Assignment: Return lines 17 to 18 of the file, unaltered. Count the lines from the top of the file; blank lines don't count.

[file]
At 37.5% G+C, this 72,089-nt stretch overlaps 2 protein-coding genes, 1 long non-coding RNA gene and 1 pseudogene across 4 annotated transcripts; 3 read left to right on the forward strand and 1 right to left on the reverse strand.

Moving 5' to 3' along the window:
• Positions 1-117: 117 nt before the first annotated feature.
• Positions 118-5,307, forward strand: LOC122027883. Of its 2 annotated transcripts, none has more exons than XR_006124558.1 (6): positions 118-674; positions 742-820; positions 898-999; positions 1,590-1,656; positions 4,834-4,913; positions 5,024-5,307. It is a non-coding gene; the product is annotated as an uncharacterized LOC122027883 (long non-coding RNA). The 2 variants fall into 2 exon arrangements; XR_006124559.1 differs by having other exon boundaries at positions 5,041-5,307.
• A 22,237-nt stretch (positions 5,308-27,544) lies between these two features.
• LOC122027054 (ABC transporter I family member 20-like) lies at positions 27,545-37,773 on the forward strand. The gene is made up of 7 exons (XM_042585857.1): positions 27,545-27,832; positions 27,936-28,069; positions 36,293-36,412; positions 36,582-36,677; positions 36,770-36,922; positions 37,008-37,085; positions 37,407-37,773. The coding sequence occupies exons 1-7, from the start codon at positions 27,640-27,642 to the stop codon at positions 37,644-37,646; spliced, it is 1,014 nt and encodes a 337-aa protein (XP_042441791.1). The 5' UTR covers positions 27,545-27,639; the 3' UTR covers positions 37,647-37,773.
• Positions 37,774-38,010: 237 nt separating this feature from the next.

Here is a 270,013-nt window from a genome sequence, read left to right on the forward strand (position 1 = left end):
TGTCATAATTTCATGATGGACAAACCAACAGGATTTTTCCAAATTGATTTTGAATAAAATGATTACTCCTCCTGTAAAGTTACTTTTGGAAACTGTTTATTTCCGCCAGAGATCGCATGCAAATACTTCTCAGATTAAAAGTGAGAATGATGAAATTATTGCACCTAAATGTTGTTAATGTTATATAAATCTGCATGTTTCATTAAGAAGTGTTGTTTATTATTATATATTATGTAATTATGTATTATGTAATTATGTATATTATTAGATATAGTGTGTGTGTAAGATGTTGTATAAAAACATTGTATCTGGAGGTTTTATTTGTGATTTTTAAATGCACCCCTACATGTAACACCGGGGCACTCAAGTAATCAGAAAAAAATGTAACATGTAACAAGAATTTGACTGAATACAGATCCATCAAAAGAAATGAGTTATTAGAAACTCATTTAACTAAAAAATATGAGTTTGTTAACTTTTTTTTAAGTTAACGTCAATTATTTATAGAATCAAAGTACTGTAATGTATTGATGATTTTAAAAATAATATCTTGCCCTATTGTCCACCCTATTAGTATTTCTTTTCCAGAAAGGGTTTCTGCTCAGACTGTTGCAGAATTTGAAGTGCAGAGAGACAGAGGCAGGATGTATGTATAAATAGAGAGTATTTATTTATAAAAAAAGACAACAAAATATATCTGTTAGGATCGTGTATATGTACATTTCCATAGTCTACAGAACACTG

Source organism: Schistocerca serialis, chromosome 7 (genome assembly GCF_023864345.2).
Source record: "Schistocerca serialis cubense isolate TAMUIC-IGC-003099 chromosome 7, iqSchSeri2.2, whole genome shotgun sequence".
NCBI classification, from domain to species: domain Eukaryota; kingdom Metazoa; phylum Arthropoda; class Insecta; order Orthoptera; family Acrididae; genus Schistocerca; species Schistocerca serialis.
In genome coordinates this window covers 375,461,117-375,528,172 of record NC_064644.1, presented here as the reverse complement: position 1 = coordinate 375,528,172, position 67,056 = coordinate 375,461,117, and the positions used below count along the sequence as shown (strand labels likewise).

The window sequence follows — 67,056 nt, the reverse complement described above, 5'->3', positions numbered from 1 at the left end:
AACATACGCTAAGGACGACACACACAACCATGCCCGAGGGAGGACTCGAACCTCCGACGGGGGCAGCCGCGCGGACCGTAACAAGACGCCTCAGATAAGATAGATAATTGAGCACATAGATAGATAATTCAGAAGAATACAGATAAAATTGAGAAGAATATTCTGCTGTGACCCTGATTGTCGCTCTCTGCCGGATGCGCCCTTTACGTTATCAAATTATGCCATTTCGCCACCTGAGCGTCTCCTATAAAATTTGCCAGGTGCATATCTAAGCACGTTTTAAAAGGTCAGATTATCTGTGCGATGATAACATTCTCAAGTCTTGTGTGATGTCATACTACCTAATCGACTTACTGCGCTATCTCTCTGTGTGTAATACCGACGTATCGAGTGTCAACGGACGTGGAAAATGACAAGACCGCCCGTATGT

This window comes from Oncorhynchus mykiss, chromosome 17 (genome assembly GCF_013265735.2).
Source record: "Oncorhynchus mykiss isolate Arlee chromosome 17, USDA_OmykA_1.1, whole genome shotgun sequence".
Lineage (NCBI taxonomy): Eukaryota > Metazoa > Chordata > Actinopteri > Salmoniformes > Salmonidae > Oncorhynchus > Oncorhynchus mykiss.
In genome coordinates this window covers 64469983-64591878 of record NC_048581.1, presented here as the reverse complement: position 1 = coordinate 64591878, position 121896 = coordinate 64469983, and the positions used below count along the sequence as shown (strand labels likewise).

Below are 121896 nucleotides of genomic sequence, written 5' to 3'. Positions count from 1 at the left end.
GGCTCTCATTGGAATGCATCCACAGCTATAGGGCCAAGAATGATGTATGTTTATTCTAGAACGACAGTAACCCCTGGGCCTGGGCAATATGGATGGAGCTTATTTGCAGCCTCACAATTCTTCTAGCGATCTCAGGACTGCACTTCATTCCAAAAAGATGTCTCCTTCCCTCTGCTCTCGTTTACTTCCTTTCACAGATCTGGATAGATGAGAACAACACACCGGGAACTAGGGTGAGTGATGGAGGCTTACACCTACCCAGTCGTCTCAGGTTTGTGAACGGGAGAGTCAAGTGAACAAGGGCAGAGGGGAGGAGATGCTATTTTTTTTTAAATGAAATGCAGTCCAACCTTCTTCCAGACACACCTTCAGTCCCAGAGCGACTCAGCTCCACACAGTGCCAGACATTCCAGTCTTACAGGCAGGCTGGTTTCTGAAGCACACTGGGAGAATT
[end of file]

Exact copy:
Source record: "Oncorhynchus mykiss isolate Arlee chromosome 17, USDA_OmykA_1.1, whole genome shotgun sequence".
Lineage (NCBI taxonomy): Eukaryota > Metazoa > Chordata > Actinopteri > Salmoniformes > Salmonidae > Oncorhynchus > Oncorhynchus mykiss.